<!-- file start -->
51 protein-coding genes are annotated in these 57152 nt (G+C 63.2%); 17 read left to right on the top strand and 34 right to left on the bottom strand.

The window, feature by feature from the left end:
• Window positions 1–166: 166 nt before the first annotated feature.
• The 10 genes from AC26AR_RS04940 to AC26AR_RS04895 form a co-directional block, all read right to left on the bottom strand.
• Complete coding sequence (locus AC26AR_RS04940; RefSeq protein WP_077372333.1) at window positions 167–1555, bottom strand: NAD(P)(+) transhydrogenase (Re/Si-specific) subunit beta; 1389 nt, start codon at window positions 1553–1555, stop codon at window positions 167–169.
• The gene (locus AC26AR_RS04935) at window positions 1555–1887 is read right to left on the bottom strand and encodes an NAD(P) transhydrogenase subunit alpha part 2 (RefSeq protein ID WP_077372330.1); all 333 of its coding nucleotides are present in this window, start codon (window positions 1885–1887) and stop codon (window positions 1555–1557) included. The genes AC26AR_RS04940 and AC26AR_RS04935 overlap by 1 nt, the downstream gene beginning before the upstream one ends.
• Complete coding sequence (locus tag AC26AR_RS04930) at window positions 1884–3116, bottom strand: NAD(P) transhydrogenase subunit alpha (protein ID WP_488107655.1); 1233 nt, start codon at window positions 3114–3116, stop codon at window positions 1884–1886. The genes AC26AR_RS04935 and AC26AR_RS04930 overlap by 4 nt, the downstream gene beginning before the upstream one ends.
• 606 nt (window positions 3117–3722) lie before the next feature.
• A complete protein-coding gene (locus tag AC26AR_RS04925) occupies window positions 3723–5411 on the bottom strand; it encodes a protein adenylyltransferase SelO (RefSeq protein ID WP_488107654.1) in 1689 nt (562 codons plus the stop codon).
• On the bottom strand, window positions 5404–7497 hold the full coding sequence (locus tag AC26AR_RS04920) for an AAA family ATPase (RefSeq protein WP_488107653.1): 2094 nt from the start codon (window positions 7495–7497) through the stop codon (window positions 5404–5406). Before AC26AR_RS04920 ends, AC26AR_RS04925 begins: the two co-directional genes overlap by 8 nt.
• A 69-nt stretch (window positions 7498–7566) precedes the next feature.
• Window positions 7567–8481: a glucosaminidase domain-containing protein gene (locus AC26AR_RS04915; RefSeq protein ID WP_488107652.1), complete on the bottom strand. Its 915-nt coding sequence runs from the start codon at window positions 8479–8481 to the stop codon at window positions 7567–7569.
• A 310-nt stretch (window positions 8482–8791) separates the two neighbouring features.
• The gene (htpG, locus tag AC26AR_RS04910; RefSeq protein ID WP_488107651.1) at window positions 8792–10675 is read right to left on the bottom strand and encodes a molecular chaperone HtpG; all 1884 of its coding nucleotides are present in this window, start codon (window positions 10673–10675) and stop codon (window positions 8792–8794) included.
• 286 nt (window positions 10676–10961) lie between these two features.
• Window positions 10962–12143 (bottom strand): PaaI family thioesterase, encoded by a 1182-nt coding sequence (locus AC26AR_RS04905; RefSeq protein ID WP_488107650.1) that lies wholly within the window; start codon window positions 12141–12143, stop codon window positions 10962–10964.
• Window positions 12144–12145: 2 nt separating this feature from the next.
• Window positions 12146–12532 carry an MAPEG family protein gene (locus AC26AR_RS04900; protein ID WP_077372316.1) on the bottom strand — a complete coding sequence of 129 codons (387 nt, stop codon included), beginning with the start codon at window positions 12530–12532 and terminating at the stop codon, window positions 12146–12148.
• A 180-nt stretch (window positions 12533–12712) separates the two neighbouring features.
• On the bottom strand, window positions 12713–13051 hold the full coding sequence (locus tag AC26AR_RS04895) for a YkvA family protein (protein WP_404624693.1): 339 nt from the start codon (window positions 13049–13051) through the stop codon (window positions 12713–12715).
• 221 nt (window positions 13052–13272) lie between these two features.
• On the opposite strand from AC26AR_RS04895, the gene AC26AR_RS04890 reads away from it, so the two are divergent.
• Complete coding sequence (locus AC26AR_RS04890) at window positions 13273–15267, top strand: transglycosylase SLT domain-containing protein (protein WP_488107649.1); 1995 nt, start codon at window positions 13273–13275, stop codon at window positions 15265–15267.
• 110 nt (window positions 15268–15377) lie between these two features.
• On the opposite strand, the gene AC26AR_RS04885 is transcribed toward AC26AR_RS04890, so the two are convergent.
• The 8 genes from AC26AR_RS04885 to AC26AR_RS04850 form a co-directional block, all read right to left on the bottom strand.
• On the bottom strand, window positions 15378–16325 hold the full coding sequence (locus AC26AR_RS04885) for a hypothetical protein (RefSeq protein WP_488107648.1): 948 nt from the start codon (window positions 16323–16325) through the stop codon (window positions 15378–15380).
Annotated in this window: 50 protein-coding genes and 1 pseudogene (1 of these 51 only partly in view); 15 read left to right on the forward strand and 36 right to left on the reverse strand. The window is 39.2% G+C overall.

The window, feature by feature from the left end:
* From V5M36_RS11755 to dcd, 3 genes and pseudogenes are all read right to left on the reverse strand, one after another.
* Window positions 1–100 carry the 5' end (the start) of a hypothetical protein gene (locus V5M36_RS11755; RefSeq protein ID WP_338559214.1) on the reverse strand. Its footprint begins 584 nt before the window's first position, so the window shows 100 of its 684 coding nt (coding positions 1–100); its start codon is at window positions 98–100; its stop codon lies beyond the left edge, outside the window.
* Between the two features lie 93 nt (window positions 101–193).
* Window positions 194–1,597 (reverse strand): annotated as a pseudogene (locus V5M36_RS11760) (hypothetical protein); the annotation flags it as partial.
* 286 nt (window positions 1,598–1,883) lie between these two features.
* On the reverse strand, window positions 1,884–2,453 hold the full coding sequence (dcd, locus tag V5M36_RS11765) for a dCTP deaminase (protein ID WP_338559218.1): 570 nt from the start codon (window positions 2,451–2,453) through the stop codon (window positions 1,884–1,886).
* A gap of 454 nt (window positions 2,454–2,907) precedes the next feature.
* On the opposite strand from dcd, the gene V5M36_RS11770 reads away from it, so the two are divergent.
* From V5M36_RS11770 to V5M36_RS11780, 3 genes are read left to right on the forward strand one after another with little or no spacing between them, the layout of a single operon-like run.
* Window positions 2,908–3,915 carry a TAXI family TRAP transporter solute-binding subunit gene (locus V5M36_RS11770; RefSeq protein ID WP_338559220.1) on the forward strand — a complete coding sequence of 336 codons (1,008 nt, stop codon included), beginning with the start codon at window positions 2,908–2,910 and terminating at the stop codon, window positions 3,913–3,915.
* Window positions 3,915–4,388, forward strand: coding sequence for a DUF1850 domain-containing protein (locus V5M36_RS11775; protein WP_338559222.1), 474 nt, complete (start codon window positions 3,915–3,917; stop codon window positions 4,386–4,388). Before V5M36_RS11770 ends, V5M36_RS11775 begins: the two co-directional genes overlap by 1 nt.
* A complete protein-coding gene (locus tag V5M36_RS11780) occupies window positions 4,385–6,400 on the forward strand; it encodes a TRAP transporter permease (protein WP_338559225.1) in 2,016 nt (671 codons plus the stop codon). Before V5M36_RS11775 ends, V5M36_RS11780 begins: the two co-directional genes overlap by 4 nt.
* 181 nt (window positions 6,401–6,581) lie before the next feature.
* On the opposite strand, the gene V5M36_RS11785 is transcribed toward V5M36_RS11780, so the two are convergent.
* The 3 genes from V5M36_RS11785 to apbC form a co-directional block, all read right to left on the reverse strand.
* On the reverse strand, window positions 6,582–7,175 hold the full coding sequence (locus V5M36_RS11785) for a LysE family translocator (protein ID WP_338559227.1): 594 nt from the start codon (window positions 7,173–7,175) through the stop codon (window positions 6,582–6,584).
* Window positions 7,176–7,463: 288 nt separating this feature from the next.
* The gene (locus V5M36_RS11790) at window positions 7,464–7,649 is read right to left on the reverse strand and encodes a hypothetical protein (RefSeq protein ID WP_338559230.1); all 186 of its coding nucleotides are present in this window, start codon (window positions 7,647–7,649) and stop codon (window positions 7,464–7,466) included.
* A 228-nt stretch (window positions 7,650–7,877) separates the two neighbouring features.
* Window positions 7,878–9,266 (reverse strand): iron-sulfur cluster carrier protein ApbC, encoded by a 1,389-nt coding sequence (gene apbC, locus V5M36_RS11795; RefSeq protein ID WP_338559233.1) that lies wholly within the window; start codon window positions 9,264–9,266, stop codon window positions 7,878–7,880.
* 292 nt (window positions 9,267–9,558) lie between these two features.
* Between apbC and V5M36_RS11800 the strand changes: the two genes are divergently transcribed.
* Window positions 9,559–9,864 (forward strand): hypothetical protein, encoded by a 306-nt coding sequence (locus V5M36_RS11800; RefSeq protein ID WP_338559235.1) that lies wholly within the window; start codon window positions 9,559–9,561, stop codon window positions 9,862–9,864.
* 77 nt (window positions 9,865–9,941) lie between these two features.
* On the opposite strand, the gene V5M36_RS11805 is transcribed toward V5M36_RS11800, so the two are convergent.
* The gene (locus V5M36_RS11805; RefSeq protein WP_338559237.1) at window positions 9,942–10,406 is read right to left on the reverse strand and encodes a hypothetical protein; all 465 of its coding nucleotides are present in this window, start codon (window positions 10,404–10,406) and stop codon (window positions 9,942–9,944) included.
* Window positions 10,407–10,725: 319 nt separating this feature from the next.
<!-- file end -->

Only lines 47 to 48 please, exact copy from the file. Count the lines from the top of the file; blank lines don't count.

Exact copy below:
* The gene (locus V5M36_RS11790) at window positions 7,464–7,649 is read right to left on the reverse strand and encodes a hypothetical protein (RefSeq protein ID WP_338559230.1); all 186 of its coding nucleotides are present in this window, start codon (window positions 7,647–7,649) and stop codon (window positions 7,464–7,466) included.
* A 228-nt stretch (window positions 7,650–7,877) separates the two neighbouring features.